in C. Linnaeus, Sp. Pl. 2: 927, 1199. 1753.


Gen. Pl. ed. 5, 397. 1754.

Common names: Herba impia cotonnière cottonrose
Etymology: Latin filum, thread, and - ago, possessing or resembling, alluding to abundant cottony indument
Treatment appears in FNA Volume 19. Treatment on page 447. Mentioned on page 26, 28, 385, 387, 444, 448, 461.

Annuals, (1–)5–40 cm. Stems [0] 1, ± erect, or 2–7[–10+], ± ascending [prostrate]. Leaves cauline [basal]; alternate; blades lanceolate to oblanceolate [spatulate or ± round]. Heads in (dense, spheric [hemispheric]) glomerules of [2–]8–35+ in ± dichasiiform arrays [borne singly]. Involucres 0 or inconspicuous. Phyllaries usually 0, rarely 1–4, unequal (similar to paleae). Receptacles cylindric to clavate (heights [2–]5–15 times diams.), glabrous. Pistillate paleae (except usually innermost) ± persistent [falling], ± erect to ascending; bodies with 5+ nerves (nerves ± parallel, obscure), lanceolate to ovate, open to ± folded (each at most enfolding, not enclosing a floret); wings erect to recurved (apices acuminate to aristate). Innermost paleae usually all pistillate, in some species bisexual and pistillate, persistent or tardily falling, usually 5, erect to ascending [spreading] (scarcely enlarged) in fruit, shorter than other pistillate paleae; bodies lanceolate to ovate. Pistillate florets [12–]27–40+. Functionally staminate florets 0. Bisexual florets (1–)2–9(–11); corolla lobes 4, ± equal. Cypselae brown, ± monomorphic: terete to ± compressed, cylindric to ± obovoid, usually straight, not gibbous, faces papillate to muricate [glabrous, smooth], dull; corolla scars apical [subapical]; pappi: outer pistillate 0, inner pistillate and bisexual of [3–]13–21 bristles (visible in heads). x = 14.


Introduced; Europe, w Asia, n Africa, Atlantic Islands, introduced in North America, Australia.


Species 12(–23) (2 in the flora).

See discussion of Filagininae following the tribal description (p. 385).

The name Filago has been used also for the genus now usually recognized as Evax Gaertner. Here Filago, in the narrow sense, contains twelve Old World species. Six species long included in Filago in North America are here separated as Logfia.

Filago species grow in open, dry or somewhat moist habitats of arid, semiarid, Mediterranean, and humid-temperate to subtropical climates. The species in the flora grow in disturbed habitats; neither appears to be aggressively weedy.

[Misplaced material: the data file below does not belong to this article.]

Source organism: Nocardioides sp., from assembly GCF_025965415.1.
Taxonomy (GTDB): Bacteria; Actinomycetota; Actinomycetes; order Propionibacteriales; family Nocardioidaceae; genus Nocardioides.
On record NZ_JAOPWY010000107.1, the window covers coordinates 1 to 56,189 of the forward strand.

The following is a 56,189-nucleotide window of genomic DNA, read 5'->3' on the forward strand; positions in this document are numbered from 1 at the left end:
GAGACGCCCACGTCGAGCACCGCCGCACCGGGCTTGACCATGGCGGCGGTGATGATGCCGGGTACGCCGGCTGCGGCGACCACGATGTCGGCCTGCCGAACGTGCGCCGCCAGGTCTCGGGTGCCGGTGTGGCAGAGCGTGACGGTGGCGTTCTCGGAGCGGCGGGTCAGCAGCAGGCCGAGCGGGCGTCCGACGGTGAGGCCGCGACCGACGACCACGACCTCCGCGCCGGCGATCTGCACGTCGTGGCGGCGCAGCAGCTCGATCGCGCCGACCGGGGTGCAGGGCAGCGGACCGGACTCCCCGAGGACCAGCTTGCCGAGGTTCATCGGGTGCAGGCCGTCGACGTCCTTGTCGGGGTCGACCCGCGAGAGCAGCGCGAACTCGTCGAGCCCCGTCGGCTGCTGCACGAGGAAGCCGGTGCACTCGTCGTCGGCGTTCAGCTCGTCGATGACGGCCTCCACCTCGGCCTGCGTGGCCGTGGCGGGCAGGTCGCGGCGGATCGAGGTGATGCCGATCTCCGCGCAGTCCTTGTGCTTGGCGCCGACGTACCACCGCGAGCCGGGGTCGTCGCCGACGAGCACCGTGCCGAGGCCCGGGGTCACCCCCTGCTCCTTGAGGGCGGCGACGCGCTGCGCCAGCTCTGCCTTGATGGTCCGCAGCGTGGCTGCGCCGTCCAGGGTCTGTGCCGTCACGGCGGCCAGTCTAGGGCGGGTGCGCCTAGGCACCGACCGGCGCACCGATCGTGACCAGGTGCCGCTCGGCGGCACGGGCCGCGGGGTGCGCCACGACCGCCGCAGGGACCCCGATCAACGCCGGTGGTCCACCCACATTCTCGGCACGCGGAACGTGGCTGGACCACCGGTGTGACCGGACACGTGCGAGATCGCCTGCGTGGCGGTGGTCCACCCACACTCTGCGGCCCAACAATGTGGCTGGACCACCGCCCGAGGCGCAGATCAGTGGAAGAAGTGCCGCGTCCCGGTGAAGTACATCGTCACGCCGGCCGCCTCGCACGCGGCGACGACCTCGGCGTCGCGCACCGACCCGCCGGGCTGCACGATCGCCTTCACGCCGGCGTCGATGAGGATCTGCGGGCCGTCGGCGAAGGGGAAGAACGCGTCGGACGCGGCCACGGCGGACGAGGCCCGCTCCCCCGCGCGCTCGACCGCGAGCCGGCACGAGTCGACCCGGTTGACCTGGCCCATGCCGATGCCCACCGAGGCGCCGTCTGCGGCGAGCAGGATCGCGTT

Filago appears to be sister to or derived from Logfia and is probably ancestral to Evacopsis and Evax (J. D. Morefield 1992). Filago is most easily recognized by outer epappose florets subtended by open or ± folded, persistent, acuminate to aristate paleae, and prominent pappi on inner pistillate and bisexual florets.


1 Largest leaves oblong to lanceolate, widest in proximal 2/3; heads in glomerules of (15–)20–35+, narrowly ± ampulliform, largest 1.5–2 mm diam.; pistillate paleae spirally ranked, longest 3.5–4.2 mm, innermost surrounding 14–25+ florets (10–20+ pistillate); longest dis- tal capitular leaves 0.8–1.1 times head heights, acute Filago vulgaris
1 Largest leaves oblanceolate to narrowly spatulate, widest in distal 1/3; heads in glomerules of mostly (8–)12–16(–20), ± bipyramidal, largest 2.5–4 mm diam.; pistillate paleae vertically ranked, longest 4.5–6 mm, innermost surrounding 8–13 florets (2–7 pistillate); longest dis- tal capitular leaves 1.3–2 times head heights, obtuse Filago pyramidata
... more about "Filago"
James D. Morefield +
Loefling +
Herba impia +, cotonnière +  and cottonrose +
Europe +, w Asia +, n Africa +, Atlantic Islands +, introduced in North America +  and Australia. +
Latin filum, thread, and - ago, possessing or resembling, alluding to abundant cottony indument +
in C. Linnaeus, Sp. Pl. +  and Gen. Pl. ed. +
1753 +  and 1754 +
wagenitz1969a +  and wagenitz1976b +
Compositae +
Asteraceae tribe Gnaphalieae +